Monday, 3 September 2012

Nick Edwards - Plekzationz (Editions Mego)

I shouldn't say a good word about Nick Edwards 'cause according to his bulletin board I'm not 'Ekofriendly' - so I'm going to delete this and this - that'll teach him!

And I'm not going to say a good word about Plekzationz... although, whilst waiting for the next modern work of genius in the field of electronic music to come along (don't hold your breath) this will do. I know you know that the notion of genius is outmoded even though sometimes you drop the word when referencing a contemporary record, you can't help yourself; it's an echo of a bygone era when geniuses like Picasso or Charlie Parker roamed the earth. You could go back further in time but the 50s is far enough, don't you think? It's hard enough recalling last week and what, exactly, you downloaded way back then.

Post-everything no creator escapes influence and even the anxiety thereof, so we're not surprised that Nick Edwards is at work in the Bristol equivalent of Lee Perry's Black Ark whilst channelling Throbbing Gristle and ------------ -------- -------- (add preferred Kraut/NewWave Electro Punk bands). The signal's always running in red when Nick's at work, and it shows, thankfully. For all the after-tweaking that may take place it still feels as if he's making it up as he goes along. It's all very psyche-Delia Derbyshire, as if the BBC  Radiophonic Workshop was born in '68 and played the Isle Of Wight festival just after Miles (the memory lingers on as your ears are battered by another brew concocted by electronic witches).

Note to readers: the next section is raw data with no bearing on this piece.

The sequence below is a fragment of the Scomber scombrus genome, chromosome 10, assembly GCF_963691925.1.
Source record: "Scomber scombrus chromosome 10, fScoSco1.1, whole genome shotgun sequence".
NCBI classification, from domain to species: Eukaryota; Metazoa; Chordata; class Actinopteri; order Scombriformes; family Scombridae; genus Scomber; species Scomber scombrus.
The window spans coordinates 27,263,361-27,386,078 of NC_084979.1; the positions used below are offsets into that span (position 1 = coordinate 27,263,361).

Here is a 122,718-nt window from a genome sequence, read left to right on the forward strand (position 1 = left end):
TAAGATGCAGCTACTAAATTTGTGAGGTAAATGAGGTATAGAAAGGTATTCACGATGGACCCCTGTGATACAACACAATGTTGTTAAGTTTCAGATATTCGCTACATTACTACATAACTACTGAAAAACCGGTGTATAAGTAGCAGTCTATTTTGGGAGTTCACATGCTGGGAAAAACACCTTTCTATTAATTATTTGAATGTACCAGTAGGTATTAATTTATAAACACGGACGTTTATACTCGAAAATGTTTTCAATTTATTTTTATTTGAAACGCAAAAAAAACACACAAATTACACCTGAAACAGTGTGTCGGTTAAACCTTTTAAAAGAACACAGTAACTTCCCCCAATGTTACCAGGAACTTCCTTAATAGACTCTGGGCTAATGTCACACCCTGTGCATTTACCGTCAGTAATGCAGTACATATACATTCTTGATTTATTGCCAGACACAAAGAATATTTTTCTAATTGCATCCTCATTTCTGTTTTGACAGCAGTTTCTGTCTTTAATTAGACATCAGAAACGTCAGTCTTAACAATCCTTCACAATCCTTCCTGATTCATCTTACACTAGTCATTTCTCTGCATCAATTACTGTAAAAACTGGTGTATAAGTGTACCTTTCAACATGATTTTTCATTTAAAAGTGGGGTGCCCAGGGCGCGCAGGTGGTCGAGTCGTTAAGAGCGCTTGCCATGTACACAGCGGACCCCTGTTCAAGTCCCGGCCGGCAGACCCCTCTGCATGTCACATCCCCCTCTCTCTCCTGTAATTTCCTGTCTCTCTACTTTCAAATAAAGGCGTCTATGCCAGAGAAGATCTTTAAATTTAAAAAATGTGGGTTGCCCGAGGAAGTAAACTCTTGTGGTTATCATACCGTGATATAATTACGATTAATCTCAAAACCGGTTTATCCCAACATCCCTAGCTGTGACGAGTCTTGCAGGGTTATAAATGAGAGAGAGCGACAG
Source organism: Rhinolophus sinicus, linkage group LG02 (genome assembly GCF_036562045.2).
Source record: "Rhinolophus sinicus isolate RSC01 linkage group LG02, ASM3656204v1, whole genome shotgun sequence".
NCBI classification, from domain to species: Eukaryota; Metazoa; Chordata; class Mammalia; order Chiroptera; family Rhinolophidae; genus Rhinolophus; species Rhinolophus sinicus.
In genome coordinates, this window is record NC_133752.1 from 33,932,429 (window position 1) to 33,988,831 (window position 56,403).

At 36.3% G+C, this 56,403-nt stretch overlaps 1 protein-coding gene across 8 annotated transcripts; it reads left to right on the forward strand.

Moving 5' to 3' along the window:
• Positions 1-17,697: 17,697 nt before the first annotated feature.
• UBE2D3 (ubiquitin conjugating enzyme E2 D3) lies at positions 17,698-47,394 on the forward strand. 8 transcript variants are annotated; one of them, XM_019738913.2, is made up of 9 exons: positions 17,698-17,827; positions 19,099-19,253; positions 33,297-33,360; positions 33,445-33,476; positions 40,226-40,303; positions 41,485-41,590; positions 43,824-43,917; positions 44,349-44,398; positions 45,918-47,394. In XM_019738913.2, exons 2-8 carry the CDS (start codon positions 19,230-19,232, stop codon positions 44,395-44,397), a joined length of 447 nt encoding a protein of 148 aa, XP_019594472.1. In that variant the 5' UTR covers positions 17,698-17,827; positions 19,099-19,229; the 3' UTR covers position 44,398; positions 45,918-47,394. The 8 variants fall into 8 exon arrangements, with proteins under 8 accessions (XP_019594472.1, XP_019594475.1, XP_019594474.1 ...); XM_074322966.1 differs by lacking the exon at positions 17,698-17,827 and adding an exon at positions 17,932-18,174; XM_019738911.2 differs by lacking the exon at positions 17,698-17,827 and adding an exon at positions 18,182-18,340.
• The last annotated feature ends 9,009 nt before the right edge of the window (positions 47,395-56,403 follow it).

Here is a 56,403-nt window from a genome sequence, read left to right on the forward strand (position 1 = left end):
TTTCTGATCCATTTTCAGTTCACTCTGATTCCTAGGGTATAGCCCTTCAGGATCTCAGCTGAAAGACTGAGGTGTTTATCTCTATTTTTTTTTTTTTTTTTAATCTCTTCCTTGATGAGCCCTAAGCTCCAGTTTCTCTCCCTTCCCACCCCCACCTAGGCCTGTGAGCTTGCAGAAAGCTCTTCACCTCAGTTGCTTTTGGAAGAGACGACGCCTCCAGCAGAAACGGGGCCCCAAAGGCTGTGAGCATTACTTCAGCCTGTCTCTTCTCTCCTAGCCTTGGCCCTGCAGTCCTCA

The oil (?) painting artwork posits Edwards as an electro-classicist (unintentionally, I'm sure), bespectacled punk offspring of Genius electro maverick boffins like Stockhausen and Ussachevsky (though more like Russolo-with-synths at times) - bring the noise! The contrariness of a portrait of the artist in old-fashioned paint (!) strikes out for new territory in artwork for electronic music, and that's very pleasing.

Degraded rhythms, drum machines of self-destruct, frayed tapes, tortured souls trapped in analogue hell, screaming for release...imagine what you will listening to this, just don't tell Edwards I said a good word about him.


  1. I actually done the artwork.. the *old fashioned* style , was deliberate, as most industrial dubstep pioneers seem to have a thing about B&W images.

    Nick is way ahead of his contempories.. and you have to remember that he uses, analogue equipment, guitar pedals 4 track tape machines etc.. and mostly records live.. in the studio.

    1. Respect to you, Eddie. The day Nick starts adhering to Dubstep conventions, he's finished!


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